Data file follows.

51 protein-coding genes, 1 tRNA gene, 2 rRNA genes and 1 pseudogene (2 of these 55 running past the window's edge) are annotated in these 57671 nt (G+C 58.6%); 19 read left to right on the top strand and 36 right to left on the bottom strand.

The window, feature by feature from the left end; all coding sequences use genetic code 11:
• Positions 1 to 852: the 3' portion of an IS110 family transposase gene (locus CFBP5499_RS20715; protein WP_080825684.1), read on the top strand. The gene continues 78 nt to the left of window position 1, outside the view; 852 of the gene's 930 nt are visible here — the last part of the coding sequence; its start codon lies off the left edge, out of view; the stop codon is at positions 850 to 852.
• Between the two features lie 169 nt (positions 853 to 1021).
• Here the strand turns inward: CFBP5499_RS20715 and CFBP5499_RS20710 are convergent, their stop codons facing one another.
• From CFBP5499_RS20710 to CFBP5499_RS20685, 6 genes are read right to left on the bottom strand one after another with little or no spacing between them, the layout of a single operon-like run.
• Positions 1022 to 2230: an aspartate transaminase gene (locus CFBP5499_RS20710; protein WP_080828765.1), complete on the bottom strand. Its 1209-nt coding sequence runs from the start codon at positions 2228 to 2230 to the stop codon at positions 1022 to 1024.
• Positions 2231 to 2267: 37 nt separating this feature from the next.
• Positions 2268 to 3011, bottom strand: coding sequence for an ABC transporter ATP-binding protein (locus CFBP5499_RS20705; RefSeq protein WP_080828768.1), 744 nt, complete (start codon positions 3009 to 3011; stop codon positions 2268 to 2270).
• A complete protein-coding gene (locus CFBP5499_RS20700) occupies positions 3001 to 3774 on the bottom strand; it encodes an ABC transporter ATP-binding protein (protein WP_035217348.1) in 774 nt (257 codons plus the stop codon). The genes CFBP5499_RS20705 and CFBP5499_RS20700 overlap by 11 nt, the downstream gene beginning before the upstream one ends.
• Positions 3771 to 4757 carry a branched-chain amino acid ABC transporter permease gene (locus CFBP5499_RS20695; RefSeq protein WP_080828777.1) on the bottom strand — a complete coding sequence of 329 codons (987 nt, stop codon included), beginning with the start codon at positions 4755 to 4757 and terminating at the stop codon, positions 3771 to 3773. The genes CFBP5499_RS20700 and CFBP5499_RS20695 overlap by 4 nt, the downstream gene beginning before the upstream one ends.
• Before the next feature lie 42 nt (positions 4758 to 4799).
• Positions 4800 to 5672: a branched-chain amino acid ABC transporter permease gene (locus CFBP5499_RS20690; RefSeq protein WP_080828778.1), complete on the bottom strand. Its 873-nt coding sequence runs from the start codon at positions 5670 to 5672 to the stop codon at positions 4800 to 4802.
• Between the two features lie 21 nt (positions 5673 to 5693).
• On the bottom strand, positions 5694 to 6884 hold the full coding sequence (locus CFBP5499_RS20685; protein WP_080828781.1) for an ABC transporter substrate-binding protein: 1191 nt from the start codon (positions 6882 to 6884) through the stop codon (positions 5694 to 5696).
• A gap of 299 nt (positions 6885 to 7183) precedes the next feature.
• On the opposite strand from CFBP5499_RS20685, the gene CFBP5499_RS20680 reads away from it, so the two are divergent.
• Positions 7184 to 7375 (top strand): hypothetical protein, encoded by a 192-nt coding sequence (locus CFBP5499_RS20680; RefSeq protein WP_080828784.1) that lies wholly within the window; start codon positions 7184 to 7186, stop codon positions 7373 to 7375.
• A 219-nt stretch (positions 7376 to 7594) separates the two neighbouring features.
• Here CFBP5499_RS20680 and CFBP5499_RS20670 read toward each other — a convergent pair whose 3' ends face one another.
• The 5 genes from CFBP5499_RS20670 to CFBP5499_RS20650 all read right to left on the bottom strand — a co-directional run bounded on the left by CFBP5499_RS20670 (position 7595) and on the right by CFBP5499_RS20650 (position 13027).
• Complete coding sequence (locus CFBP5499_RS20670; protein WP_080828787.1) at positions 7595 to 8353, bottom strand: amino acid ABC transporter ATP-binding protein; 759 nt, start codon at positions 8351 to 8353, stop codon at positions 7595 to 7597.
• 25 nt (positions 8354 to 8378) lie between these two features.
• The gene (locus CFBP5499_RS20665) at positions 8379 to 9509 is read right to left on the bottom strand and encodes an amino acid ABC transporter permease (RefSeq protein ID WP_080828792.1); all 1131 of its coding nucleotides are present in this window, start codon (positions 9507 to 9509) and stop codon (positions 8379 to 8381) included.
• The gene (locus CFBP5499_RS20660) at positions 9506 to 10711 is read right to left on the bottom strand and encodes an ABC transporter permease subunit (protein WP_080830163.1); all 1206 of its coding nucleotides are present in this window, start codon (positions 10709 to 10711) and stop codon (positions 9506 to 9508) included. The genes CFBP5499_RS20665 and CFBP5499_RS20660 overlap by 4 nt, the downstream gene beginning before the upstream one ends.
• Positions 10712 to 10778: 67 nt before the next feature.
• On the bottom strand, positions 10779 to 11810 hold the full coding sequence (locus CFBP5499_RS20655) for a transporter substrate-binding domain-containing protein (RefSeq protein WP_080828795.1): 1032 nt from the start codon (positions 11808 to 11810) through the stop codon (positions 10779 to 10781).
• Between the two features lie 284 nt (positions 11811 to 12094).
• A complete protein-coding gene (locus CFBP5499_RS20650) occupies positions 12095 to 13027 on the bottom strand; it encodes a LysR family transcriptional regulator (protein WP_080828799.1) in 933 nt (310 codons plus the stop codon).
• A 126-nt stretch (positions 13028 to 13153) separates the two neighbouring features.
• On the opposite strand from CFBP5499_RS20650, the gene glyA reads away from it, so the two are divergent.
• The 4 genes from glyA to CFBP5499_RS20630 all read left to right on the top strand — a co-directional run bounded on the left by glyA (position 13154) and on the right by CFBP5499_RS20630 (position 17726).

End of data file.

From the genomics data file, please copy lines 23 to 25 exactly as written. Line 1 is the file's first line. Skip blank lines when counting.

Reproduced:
• 25 nt (positions 8354 to 8378) lie between these two features.
• The gene (locus CFBP5499_RS20665) at positions 8379 to 9509 is read right to left on the bottom strand and encodes an amino acid ABC transporter permease (RefSeq protein ID WP_080828792.1); all 1131 of its coding nucleotides are present in this window, start codon (positions 9507 to 9509) and stop codon (positions 8379 to 8381) included.
• The gene (locus CFBP5499_RS20660) at positions 9506 to 10711 is read right to left on the bottom strand and encodes an ABC transporter permease subunit (protein WP_080830163.1); all 1206 of its coding nucleotides are present in this window, start codon (positions 10709 to 10711) and stop codon (positions 9506 to 9508) included. The genes CFBP5499_RS20665 and CFBP5499_RS20660 overlap by 4 nt, the downstream gene beginning before the upstream one ends.